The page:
enright_frost

enright_frost - Team FrostRight Jeff Frost Idan Enright...

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Team FrostRight Jeff Frost Idan Enright Econ 140B Deschenes Econ 140B – Replication Exercise Michael Makowsky and Thomas Stratmann were curious as to what factors determine the price of a speeding ticket, let alone the probability of receiving a ticket. Of course, miles per hour over the posted speed limit is a strong factor in determining the price of a ticket. If one were to go 50 mph over the speed limit, the driver should obviously receive a speeding ticket along with a higher fine than a person who got cited for going 10 mph over the limit. But what other factors could exist in determining the price of a speeding ticket? Could driver demographics such as race, age, and gender affect how much a cited person pays for a ticket fine? How about the location of the cited driver? If the driver is a local resident in the town s/he got cited in, could that possibly yield a local discount for that guilty driver's fees? We're only scathing the surface with possible factors that could adversely or favorably affect the price of a speeding ticket. Makowsky and Stratmann hypothesized that officers act as, “agents of budget maximizing principals. .. [who] maximize their own utility” and will cite individuals based on the local government's fiscal situation, the driver's ability to vote in local elections and his/her opportunity cost in fighting a ticket in the event the driver is issued one. For example, a potential situation would be for a driver to pay a higher fine if the driver is pulled over in a town where the fiscal situation is poor, and the location of the town of incidence is far away from their place of residence. This maximizes both the fee revenue for the municipality and the utility of the citing officer by leading to a favorable work evaluation while not upsetting a local resident who is a potential voter. Ticketing an out of town driver minimizes the probability that the officer will have to go to court to defend the ticket as a driver has a higher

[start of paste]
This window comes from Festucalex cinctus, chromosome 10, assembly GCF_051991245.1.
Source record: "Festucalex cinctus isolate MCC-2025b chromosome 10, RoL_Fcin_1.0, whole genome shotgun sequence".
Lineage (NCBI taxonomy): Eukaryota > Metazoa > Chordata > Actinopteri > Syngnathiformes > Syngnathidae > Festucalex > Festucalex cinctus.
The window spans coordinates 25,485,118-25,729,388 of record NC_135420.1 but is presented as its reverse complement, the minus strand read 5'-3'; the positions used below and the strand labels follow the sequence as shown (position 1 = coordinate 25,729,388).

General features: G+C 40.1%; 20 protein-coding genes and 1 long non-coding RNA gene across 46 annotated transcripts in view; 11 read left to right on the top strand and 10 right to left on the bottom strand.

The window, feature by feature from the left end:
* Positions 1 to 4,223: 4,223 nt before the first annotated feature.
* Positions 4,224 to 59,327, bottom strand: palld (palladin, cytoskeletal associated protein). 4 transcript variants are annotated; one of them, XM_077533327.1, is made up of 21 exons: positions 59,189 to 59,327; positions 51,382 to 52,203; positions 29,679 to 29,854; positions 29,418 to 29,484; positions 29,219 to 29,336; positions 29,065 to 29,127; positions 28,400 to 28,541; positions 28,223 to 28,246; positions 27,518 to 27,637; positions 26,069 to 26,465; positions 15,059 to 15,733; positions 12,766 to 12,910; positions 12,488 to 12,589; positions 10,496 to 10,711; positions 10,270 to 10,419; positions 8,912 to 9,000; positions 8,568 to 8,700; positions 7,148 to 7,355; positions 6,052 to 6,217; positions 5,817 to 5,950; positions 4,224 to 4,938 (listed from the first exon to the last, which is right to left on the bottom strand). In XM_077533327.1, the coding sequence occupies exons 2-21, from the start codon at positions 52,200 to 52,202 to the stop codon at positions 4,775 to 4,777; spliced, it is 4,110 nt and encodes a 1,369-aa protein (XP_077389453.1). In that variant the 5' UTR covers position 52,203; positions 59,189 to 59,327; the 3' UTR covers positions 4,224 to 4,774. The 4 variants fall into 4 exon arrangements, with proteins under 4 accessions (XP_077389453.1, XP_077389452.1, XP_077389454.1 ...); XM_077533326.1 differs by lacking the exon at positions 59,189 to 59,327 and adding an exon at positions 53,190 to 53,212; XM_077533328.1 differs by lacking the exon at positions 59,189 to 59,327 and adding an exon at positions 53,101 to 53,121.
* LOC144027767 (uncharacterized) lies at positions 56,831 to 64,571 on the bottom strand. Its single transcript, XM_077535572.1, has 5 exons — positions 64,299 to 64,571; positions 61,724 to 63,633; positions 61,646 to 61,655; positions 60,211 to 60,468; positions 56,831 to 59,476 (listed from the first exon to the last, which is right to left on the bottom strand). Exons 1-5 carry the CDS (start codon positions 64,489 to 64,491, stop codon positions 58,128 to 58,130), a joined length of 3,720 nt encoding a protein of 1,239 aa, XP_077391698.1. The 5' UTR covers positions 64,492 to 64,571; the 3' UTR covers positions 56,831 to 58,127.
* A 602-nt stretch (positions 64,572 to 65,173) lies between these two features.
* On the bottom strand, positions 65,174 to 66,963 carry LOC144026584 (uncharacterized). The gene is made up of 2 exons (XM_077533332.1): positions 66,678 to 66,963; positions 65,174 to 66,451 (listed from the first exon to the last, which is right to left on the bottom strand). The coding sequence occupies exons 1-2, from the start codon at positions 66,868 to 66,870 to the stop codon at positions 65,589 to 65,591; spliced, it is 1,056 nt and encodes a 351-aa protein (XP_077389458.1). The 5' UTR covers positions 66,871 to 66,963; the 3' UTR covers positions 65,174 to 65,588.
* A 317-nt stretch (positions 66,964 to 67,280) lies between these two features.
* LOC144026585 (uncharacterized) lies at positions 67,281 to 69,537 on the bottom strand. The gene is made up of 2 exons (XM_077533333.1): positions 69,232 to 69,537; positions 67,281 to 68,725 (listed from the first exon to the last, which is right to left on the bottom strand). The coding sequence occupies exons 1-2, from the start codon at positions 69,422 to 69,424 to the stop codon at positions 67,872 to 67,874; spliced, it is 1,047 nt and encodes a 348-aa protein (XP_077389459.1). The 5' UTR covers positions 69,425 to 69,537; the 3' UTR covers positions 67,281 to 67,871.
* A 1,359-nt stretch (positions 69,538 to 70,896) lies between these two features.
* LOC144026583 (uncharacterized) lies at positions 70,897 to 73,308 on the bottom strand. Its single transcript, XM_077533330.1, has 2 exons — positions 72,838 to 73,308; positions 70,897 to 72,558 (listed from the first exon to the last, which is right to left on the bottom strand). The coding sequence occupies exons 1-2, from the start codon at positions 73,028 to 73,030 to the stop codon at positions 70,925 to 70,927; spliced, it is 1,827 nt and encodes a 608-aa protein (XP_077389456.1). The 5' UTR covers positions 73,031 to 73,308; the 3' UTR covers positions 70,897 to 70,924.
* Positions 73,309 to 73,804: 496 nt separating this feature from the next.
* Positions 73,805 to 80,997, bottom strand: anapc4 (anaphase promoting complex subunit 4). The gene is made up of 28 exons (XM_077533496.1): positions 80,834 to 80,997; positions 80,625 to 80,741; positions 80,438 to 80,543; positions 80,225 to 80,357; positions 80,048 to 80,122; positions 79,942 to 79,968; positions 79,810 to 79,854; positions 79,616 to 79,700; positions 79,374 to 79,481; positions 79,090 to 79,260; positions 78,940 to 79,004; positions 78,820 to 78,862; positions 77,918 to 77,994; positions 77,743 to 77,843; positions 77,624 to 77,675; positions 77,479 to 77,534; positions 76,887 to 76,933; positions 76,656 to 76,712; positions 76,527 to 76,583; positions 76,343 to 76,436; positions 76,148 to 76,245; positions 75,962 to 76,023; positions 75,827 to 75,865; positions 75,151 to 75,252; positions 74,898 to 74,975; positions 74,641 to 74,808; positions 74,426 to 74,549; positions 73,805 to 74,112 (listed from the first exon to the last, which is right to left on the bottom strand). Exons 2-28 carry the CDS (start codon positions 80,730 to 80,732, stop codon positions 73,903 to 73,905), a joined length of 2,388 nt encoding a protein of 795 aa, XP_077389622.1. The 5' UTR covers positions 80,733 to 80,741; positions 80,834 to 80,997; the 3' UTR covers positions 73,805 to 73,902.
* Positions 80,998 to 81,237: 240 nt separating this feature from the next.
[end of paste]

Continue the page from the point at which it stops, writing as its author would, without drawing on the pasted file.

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This note was uploaded on 09/04/2011 for the course ECON 140b taught by Professor Staff during the Winter '08 term at UCSB.

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enright_frost - Team FrostRight Jeff Frost Idan Enright...

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